E. van Dishoeck (Leiden University, the Netherlands/ MPE, Germany),
E. Bergin (University of Michigan, Astronomy, United States),
D. Lis (California Institute of Technology, Physics & Astronomy, United States),
J. Lunine (Cornell University, Planetary sciences, United States)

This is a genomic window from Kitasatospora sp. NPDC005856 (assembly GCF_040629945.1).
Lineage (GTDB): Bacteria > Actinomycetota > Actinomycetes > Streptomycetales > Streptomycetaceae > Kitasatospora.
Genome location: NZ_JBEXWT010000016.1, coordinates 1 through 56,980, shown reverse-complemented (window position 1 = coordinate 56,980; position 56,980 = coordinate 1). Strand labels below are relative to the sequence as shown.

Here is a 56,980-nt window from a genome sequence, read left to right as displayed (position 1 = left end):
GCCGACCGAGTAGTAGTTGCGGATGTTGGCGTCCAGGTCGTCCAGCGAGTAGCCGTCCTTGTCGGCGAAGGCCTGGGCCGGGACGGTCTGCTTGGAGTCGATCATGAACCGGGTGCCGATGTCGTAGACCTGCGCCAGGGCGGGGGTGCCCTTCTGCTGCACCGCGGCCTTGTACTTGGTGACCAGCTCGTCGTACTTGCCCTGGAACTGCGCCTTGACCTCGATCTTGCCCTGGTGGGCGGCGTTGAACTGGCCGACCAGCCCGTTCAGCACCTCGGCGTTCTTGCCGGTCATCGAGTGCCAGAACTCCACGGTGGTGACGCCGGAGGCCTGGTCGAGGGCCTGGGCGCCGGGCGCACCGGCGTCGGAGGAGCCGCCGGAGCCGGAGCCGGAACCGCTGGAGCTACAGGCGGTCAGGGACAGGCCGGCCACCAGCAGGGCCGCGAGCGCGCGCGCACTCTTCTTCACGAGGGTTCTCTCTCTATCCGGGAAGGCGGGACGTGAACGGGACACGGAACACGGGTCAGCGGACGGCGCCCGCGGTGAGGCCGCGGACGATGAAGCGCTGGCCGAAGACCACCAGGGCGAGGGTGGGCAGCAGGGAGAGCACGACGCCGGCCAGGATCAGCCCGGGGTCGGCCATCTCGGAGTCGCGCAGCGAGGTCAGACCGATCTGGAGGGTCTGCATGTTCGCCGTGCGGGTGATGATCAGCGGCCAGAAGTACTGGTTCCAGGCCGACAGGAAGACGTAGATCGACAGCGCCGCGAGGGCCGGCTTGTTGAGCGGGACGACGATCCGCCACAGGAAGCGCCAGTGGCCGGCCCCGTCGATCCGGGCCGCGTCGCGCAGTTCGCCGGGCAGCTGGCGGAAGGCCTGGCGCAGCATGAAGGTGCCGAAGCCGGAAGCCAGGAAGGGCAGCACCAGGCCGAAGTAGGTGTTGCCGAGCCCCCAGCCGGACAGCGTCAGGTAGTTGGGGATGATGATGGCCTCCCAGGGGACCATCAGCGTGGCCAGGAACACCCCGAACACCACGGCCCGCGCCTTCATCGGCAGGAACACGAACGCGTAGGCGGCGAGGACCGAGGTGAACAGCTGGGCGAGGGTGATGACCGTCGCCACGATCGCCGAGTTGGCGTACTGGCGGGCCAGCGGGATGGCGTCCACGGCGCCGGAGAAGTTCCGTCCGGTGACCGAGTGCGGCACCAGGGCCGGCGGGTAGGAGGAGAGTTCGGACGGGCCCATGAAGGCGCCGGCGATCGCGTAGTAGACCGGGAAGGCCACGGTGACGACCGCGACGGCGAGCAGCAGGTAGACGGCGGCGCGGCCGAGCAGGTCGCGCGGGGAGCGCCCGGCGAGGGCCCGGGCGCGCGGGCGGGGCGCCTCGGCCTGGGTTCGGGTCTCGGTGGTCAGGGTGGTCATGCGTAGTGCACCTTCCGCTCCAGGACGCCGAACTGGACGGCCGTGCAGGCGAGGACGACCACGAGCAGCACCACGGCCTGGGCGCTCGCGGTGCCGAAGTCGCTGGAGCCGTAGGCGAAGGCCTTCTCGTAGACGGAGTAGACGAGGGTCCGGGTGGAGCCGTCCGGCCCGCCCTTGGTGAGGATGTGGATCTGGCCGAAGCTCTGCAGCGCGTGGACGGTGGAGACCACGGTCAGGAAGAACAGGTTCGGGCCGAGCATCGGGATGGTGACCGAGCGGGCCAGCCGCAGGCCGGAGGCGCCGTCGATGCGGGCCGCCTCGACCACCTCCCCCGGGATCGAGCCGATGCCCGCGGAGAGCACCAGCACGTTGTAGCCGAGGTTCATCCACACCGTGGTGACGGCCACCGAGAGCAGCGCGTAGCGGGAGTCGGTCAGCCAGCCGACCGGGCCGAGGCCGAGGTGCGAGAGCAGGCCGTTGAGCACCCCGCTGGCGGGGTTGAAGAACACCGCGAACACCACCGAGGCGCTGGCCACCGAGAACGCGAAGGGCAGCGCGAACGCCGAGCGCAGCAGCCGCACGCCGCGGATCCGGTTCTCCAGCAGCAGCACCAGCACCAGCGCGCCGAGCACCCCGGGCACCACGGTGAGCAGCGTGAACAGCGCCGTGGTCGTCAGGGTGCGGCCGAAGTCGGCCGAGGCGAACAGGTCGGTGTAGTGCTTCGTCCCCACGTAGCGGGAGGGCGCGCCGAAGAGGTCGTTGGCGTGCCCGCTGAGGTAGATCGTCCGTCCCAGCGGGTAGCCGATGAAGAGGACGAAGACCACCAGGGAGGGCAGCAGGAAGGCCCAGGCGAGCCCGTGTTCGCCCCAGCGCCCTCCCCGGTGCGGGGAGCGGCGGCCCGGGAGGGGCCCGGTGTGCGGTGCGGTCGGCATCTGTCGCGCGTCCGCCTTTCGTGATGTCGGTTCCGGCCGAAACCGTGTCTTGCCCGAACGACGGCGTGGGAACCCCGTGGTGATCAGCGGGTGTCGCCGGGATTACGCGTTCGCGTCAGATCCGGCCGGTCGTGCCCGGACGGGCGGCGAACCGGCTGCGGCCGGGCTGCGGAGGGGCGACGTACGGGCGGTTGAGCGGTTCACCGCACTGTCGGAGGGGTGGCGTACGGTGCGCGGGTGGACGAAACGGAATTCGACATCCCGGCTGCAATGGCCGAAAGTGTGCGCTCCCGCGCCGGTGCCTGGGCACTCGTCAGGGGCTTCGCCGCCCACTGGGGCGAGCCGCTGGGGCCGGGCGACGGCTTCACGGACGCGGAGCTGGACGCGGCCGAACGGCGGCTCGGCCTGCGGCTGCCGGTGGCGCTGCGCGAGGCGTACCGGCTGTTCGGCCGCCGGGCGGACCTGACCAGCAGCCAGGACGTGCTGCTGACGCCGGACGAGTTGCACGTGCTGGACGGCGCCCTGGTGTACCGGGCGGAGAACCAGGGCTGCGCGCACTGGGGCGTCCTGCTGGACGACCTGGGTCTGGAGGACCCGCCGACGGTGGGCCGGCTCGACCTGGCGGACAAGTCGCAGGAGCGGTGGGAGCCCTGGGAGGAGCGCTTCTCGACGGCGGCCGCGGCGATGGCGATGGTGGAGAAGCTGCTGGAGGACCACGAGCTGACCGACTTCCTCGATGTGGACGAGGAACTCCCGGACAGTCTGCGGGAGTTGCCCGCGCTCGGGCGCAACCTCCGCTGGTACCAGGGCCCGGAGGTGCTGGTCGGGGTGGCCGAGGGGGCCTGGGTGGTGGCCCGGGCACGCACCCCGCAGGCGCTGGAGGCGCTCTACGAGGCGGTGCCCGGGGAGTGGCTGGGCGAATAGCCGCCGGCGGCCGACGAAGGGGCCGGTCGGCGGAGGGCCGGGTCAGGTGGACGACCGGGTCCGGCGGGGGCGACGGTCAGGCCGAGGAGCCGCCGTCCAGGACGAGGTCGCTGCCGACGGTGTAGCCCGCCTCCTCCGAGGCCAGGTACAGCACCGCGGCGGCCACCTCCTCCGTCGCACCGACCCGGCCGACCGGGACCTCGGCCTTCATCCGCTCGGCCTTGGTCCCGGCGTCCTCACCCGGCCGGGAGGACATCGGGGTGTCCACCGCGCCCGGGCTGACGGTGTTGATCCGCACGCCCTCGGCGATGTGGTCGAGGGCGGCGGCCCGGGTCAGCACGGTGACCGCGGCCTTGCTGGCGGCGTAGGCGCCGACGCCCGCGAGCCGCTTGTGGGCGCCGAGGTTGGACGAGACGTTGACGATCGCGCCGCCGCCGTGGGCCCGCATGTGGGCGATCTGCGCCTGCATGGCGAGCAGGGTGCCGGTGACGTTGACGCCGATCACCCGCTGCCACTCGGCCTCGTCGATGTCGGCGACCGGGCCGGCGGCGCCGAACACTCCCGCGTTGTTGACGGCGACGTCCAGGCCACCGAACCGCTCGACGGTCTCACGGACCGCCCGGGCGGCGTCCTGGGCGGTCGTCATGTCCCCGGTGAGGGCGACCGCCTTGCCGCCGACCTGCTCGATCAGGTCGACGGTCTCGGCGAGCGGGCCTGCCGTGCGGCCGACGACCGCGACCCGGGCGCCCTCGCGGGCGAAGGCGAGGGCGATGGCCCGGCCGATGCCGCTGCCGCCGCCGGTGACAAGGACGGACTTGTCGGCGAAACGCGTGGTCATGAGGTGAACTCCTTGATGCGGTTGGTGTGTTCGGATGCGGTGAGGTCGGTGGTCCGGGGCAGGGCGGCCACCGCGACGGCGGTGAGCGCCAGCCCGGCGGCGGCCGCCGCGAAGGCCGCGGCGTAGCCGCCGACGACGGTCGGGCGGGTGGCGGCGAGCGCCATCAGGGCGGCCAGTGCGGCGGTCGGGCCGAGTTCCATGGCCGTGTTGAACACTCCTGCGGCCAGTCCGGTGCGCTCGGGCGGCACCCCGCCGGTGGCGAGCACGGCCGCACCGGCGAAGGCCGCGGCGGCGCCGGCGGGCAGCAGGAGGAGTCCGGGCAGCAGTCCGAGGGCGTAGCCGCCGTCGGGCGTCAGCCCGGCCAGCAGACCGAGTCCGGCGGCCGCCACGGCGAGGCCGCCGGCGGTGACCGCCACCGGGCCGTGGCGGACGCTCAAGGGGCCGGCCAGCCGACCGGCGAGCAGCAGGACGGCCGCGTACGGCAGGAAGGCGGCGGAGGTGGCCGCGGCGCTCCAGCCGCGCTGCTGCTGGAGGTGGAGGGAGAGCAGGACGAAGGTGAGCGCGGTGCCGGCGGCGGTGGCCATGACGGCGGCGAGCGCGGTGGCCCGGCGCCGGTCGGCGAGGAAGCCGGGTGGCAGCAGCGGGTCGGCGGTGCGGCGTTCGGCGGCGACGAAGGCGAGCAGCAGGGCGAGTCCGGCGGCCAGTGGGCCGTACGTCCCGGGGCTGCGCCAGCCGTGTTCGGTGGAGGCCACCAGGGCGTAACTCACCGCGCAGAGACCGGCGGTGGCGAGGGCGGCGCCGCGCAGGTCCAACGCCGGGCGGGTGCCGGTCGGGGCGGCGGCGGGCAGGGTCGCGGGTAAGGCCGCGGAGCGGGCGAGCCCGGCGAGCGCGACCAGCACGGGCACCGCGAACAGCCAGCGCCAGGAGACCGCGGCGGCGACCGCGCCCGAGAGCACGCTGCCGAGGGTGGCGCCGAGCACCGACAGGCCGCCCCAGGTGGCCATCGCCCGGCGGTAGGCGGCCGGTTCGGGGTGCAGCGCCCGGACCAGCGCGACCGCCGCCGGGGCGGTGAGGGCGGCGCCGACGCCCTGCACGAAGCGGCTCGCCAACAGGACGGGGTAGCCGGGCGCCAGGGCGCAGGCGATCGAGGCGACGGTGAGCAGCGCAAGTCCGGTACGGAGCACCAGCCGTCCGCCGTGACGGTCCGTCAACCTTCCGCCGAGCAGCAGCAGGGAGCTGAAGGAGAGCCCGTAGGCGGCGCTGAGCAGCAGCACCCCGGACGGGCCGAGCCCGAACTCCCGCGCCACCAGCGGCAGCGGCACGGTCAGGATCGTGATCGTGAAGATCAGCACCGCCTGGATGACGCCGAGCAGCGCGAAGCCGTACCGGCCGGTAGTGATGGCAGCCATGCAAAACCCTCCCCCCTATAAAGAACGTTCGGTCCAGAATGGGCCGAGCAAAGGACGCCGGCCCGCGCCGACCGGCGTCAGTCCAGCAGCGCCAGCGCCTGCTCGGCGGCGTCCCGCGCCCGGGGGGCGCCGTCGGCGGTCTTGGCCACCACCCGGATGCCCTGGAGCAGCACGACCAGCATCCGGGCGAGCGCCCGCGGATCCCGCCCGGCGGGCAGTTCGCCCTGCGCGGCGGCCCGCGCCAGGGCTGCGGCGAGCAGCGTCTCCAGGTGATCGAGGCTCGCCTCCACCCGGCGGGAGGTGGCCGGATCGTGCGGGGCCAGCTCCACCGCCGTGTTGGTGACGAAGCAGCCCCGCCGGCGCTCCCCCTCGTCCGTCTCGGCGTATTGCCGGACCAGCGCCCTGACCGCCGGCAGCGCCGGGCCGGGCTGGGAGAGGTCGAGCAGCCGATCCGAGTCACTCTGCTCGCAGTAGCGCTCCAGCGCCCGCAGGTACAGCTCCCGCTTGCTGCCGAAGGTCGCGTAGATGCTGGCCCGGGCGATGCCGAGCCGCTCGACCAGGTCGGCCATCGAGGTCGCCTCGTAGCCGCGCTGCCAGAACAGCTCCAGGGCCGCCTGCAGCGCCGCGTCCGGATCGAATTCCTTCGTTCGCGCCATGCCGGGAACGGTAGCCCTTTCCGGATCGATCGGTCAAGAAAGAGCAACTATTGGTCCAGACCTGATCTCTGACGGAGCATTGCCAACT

Water is key molecule in the chemistry and physics of protostellar and (proto)planetary environments and is associated with the emergence of life on Earth and likely on planets elsewhere in the universe. Investigations of interstellar water have been complicated, however, by the fact that thermal water vapor emission can only be observed from space platforms. Thanks to a number of recent space missions, culminating with the Herschel Space Observatory, an enormous step forward has been made in our understanding of where water is formed in space, what its abundance is in various physical environments, and how it is transported from collapsing clouds to forming planetary systems. At the same time, new results are emerging on water in our own Solar system and in the atmospheres of exo-planets. This talk will attempt to tie together the latest information on water from the different subfields of "Protostars & Planets" into a coherent story of the water trail from clouds to planets. Recent results will be summarized and open questions highlighted.

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